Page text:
"And we will drink our fill..."
These are the first two strophes of Samuel Barber's "The Coolin," one of the three songs in his choral song cycle "Reincarnations." A friend recommended that I listen to this song, someone who had fond memories of singing it but who had yet to hear a satisfactory recording of the work. Given the enthusiasm, even exuberence, that she displayed regarding the singing, I thought it important enough - and only fair - that I seek out the best possible performance of the work. So I ended up acquiring three CD's, all containing "The Coolin" (and two containing the full set of "Reincarnations" songs). Having listened now to all three, it is easy for me to state that this CD contains the hands-down winner. And to further add that the other two Barber songs in the cycle really don't measure up to this one, so the absence of them on this release is no great loss to me.
Set to a love poem by the early-20th century Irish poet James Stephens, "coolin" is a lock of hair (or "curleen") that grows on a young girl's neck, an expression seemingly equivalent to "sweetheart." Stephens goes on to say, "I sought to represent that state which is almost entirely a condition of dream wherein the passion of love has almost overreached itself and is sinking to a motionless languor." Barber's beautiful setting of the poem reflects that aim totally, and the singing of the San Francisco Symphony Orchestra Chorus captures the passionate languor perfectly.
The album - billed as "a choral journey through the twentieth century" and meant to spotlight the excellence of the chorus - is interesting both in terms of what it includes and what it overlooks, in terms of choral classics. The opening track contains a truly fine performance of John Tavener's "Song for Athene" (made famous as the recessional at Princess Diana's funeral although written some years earlier upon the death of a friend of Tavener). If you want a fine performance of this particular Tavener work but are not sure whether you want an album full of his works, look no further.
There are three songs in French (by Debussy, Badings - actually a Dutchman - and Poulenc). For me, the Badings song ("La nuit en Mer," from his "Three Breton Songs" of 1948) is one of the true "sleepers" in this album, a work I'd hardly expect to run across under normal circumstances and a beautful one at that.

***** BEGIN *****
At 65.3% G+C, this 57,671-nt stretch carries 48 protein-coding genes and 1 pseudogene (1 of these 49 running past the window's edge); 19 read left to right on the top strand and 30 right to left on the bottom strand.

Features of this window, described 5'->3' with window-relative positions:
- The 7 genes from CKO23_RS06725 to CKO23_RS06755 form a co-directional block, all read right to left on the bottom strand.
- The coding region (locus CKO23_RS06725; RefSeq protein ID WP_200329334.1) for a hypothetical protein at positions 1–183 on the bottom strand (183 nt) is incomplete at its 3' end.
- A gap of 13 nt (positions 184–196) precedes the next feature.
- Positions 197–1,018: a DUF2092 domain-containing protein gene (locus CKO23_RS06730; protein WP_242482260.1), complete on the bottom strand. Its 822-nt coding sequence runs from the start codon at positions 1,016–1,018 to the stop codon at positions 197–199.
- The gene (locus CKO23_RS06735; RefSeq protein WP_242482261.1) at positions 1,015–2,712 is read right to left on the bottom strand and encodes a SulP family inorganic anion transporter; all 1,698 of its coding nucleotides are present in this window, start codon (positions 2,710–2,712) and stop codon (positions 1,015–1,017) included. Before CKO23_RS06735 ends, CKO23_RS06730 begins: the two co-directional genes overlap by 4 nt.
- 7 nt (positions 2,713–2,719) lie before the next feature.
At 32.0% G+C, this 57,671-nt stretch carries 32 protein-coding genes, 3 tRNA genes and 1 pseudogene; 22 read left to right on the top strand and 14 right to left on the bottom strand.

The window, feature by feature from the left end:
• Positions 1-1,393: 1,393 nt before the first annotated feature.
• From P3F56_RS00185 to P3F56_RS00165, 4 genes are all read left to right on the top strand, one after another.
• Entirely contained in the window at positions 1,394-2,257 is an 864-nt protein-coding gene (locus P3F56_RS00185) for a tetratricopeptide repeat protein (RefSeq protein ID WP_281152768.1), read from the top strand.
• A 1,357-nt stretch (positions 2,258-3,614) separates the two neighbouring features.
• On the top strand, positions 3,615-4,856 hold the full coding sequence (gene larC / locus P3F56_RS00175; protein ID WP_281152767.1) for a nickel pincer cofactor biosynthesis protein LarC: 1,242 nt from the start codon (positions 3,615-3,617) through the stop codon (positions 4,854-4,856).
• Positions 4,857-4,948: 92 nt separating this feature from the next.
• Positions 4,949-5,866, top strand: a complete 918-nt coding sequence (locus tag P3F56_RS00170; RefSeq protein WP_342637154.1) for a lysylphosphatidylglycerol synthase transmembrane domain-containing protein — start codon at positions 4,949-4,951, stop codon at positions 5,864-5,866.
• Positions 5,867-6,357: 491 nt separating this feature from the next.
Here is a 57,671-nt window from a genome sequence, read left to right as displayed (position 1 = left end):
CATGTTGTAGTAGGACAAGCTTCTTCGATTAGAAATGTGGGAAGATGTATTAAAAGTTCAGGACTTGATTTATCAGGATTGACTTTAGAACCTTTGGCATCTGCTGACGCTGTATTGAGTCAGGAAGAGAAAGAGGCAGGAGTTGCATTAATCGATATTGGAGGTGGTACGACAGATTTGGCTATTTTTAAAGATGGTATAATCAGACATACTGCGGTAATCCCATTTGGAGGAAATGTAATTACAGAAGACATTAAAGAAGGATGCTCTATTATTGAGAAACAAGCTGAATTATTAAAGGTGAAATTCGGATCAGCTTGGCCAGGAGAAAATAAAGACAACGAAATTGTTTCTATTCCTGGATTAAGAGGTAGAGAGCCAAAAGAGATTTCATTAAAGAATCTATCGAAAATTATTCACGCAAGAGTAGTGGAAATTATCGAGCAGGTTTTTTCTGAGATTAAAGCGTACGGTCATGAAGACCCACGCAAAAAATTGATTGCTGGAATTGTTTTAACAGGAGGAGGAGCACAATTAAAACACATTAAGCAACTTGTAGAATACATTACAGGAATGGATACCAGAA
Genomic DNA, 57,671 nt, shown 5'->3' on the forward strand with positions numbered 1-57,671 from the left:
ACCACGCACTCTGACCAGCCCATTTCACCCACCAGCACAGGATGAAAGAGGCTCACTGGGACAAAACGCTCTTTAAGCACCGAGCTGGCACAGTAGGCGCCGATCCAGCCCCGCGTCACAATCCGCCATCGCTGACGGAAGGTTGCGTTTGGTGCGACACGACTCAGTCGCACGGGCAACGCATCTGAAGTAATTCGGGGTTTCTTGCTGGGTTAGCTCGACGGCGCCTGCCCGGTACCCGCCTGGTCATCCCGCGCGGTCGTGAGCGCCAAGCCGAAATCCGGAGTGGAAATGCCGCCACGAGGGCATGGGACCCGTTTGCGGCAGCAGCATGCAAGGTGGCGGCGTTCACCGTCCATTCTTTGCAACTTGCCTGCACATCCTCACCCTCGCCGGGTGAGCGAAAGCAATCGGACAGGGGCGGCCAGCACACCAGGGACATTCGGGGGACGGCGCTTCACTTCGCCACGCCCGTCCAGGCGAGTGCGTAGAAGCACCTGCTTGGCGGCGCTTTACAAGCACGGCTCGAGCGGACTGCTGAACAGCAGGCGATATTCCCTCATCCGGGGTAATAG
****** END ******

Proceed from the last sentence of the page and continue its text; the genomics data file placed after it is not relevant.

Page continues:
Needless to say, there is a lot of "Americana" here as well, including an arrangement of Aaron Copland's harmonization of the Shaker hymn "Simple Gifts" for chorus and piano, an Alice Parker setting of "Hark, I Hear the Harps Eternal" and a simply drop-dead-gorgeous setting of "Shenandoah" by J. Erb (no first name provided in the notes). Two fine inclusions are a wonderful setting of Jerome Kern's "All the Things You Are" (breathtaking in its harmonic daring) and the evergreen "Make Our Garden Grow" from Bernstein's "Candide" (the album "closer").
In addition to the Tavener work, the century's end is well-represented by Allen Jay Kernis ("How the Soul Speaks to God"), Morten Lauridsen ("O Love, Be Fed With Apples While You May" from his "Mid-Winter Songs") and Conrad Susa ("Winds of May" from his "Six Joyce Songs").
This is an eclectic collection, as individual for what it does NOT include as for what it does. For example, there is not a single song by Charles Ives (who wrote well over 150 of them, many of them beautiful), or by William Schuman (another prolific songwriter). England is represented only by Tavener, and therefore there are none of the fine songs written by John Rutter and Benjamin Britten. And there is nothing to represent 20th-century Scandanavia. (For example, though Einojuhani Rautavaara is mentioned in the booklet notes and has written many fine songs, none are included here.) Nevertheless, I hardly think that choral fans will be disappointed with the selection provided (chosen, I would guess, by both the chorus itself and by its conductor, Vance George).
Vance George certainly has the proper bona fides (mentoring under both Robert Shaw and Margaret Hillis, herself a Shaw acolyte), and he has developed the San Francisco Symphony Chorus to an enviable level (as can be demonstrated by the fine support they provide for a number of orchestral/choral works conducted by Michael Tilson Thomas). Clearly, this chorus must number among the top half-dozen currently supporting major orchestras in the U.S.
The recorded sound quality is mostly excellent, although a few of the tracks don't seem to be representative of the usual Delos mastery of capturing sound in difficult acoustical environments. But, then, Davies Hall (the home of the San Francisco Symphony Orchestra) is quite well-known for its tricky acoustics.
The booklet notes - by Laura Stanfield Prichard - are good for what they are. The organization of the notes follows neither the strict chronology of the works nor the actual playing order. But the notes do a reasonable job of describing the works themselves, save for any mention whatsoever of Jerome Kern or of the arranger who provided the drop-dead-gorgeous setting of "All the Things You Are."
But, despite these nitpicking minor criticisms of mine, if you are - like me - a choral junkie, you'll want this album in your collecction. For all the good reasons I've highlighted above. And most especially for Sam Barber's "The Coolin."